Summer is officially here, and with the warm temperatures comes a forest that is fully green and alive! As a kid, visiting my grandma in northern Wisconsin meant spending long days running through the woods and collecting wildflowers for my family. And my love for these flowers hasn’t faded over the years. Here are a few familiar floral faces to look for on your next woodland adventure!
One of the most memorable wildflowers for me and for many Wisconsinites is the trillium, or great white trillium. The great white trillium is a native Wisconsin wildflower with three white petals and three pointed green leaves that offset the petals. The center of the flower is yellow and the flower turns pink as it ages. Trilliums grow extensively in moist woodland soil and—much to my dismay as a child—only flower from late March to late May. I fondly remember the trilliums covering my grandma’s forest in a carpet of white, which indicated to me that summer was almost here.
Photo Credit: Armund Bartz, Wisconsin DNR
Another common Wisconsin wildflower is the wood violet, Wisconsin’s state flower. This flower made its way into my bouquets as a kid because of its beautiful purple color. The wood violet is a small 1” flower that has 5 petals, with two large petals at the top and three smaller petals at the bottom. The leaves of a wood violet are heart-shaped with serrated edges. Look for these blooms from March through June—they don’t fade as fast as the trillium!
Photo Credit: John S. Snowden, Bluestem Nursery
Yet another favorite is bee balm, also known as wild bergamot. Bee balm is a beautiful wildflower that ranges in color from purple to white to red, and it commonly grows in prairies and forest edges in Wisconsin. Bee balm blooms from June to August and can be spotted fairly easily thanks to its flowers, which grow in fluffy clusters on top of 2-5 foot tall green stems. The leaves of this flower have a striking minty scent, and have a history of being used in the past as medicine to treat colds and the flu.
Photo Credit: Adrienne Legault, The Spruce
Daisy fleabane is a small wildflower with a funny name, stemming from the false belief that, when dried, it could keep fleas at bay. But its beauty always made its way into my hand-picked bouquets. The flower reminded me of a smaller, fluffy version of a daisy and I loved their delicate look. Daisy fleabane looks just like my little mind described it, with a yellow center and thin white petals often referred to as rays. The tiny blooms occur throughout the summer months from June into September.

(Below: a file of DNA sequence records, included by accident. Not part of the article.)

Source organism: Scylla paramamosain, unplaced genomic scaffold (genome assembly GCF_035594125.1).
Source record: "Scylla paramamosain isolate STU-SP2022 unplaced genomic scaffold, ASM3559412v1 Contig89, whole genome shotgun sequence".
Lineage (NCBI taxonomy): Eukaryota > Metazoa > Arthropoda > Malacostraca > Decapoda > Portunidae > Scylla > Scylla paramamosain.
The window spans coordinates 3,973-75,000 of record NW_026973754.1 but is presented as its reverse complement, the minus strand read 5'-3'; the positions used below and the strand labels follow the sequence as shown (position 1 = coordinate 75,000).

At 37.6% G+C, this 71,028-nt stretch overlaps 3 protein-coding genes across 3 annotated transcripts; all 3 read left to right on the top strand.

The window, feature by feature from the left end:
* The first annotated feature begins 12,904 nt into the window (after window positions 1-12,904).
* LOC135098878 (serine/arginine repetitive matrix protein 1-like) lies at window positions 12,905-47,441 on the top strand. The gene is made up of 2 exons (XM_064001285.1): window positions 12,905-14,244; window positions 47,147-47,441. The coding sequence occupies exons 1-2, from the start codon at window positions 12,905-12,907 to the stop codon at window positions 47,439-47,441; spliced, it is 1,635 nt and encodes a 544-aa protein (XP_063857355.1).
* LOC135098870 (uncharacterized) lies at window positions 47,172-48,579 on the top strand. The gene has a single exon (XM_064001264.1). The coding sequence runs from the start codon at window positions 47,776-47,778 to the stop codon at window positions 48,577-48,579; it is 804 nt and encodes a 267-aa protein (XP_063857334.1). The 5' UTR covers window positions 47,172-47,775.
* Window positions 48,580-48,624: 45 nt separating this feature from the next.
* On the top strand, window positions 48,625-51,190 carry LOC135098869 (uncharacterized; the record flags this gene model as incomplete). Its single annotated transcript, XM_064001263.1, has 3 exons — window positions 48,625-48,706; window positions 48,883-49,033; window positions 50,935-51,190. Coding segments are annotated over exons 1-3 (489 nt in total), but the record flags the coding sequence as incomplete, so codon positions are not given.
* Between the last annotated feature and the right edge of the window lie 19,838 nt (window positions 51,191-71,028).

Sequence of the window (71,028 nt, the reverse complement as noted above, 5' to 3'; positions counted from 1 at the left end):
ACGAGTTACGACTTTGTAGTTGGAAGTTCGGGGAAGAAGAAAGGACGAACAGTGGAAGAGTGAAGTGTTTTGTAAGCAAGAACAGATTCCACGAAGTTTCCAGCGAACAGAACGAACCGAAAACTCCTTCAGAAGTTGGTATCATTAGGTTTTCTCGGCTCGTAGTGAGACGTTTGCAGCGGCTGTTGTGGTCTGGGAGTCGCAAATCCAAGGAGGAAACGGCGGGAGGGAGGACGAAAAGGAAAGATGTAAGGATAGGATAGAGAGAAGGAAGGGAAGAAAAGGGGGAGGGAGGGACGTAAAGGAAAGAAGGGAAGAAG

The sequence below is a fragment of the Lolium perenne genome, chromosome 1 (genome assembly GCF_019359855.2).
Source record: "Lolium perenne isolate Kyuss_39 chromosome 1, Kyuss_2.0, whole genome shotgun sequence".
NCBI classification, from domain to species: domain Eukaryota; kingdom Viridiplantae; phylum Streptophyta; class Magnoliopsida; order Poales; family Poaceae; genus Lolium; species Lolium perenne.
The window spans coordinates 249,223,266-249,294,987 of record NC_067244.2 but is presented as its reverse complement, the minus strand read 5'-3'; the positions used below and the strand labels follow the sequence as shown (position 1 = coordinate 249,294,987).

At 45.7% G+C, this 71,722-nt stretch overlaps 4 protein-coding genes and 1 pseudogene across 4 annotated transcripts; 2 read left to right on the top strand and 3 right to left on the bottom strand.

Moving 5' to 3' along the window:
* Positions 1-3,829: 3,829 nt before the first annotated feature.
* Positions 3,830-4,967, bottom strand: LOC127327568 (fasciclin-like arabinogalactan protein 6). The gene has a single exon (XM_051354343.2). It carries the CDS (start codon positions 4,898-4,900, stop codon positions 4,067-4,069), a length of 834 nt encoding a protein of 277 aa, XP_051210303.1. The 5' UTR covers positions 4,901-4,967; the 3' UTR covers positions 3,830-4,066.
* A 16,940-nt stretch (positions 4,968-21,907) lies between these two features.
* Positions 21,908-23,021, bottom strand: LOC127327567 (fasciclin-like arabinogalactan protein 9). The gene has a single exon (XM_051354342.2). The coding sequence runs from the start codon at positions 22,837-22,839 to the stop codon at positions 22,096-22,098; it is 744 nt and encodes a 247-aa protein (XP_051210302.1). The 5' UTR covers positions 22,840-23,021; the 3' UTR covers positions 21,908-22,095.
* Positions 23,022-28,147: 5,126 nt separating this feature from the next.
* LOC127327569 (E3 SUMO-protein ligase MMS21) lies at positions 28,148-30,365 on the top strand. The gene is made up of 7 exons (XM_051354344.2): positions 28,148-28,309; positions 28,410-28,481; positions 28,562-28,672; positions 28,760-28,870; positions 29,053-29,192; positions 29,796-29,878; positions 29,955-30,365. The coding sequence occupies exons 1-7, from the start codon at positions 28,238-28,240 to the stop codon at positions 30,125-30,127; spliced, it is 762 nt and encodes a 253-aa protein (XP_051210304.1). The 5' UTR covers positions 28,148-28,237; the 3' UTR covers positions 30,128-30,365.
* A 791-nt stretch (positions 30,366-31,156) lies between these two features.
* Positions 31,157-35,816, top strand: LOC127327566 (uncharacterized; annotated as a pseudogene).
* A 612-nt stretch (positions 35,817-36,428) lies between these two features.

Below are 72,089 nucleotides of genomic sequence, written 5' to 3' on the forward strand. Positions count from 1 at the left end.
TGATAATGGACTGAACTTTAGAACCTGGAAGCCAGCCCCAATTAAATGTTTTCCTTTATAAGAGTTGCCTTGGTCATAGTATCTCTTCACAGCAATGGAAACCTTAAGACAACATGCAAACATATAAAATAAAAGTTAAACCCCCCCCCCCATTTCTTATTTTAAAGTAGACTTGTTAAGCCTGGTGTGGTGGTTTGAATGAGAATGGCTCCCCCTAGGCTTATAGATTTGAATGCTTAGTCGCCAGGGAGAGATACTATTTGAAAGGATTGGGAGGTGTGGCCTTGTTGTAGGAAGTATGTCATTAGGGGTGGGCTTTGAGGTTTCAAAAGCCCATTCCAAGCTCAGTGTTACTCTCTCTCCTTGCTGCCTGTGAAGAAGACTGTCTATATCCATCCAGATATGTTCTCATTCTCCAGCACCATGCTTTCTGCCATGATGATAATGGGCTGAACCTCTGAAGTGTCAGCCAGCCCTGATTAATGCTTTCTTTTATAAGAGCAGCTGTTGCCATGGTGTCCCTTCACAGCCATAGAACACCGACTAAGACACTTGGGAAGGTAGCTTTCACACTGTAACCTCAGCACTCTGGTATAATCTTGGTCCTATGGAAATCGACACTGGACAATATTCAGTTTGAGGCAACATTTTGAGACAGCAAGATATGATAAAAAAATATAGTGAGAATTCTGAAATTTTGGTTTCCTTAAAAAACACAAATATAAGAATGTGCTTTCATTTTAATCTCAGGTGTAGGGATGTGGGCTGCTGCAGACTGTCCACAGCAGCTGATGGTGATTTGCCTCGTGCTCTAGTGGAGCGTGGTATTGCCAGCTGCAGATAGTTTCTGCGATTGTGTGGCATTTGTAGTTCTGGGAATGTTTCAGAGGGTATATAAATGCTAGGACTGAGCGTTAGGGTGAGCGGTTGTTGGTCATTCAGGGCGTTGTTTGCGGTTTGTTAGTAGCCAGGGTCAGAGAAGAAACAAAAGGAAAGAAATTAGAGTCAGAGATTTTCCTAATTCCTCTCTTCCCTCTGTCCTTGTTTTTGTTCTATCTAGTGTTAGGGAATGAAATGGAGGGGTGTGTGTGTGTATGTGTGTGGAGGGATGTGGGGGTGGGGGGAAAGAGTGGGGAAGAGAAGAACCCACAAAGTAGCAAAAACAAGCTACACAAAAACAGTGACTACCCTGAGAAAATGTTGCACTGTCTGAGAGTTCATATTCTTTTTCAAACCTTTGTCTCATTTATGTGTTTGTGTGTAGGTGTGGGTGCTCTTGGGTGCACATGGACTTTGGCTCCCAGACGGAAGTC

Photo Credit: Maria Young
Another Wisconsin wildflower that young me mistook for a different flower was the black-eyed Susan. The black-eyed Susan is a small flower with a dark brown center and yellow petals. Because of this coloration, I often referred to this flower as a sunflower as a child, as I’m sure many do. However, the flower is part of the same family as the sunflower, Asteraceae. The black-eyed Susan grows in prairies and forest edges, and blooms in July through October in Wisconsin. It’s a flower that brings a smile from summer into the fall months, a friendly face as the forest begins to turn golden.
Photo Credit: Maria Young
Next time you’re out on a woodland adventure, keep an eye out for these blooms and let us know what Wisconsin wildflowers you find! Share your photos with the hashtag #wildrivers on Facebook or Instagram for the chance to have your discovery featured on our social media.
For more information on these flowers and more, check out these resources:
Wisconsin Wildflower Photo Gallery: https://www.argobuilder.com/wisconsin-wildflower-photo-gallery.html
Online Virtual Flora of Wisconsin: https://wisflora.herbarium.wisc.edu/index.php
Wisconsin DNR Native Plant guide: https://dnr.wisconsin.gov/topic/endangeredresources/nativeplants.html
Wisconsin DNR Native Plants for Beginners: https://p.widencdn.net/tkykh8/NH0532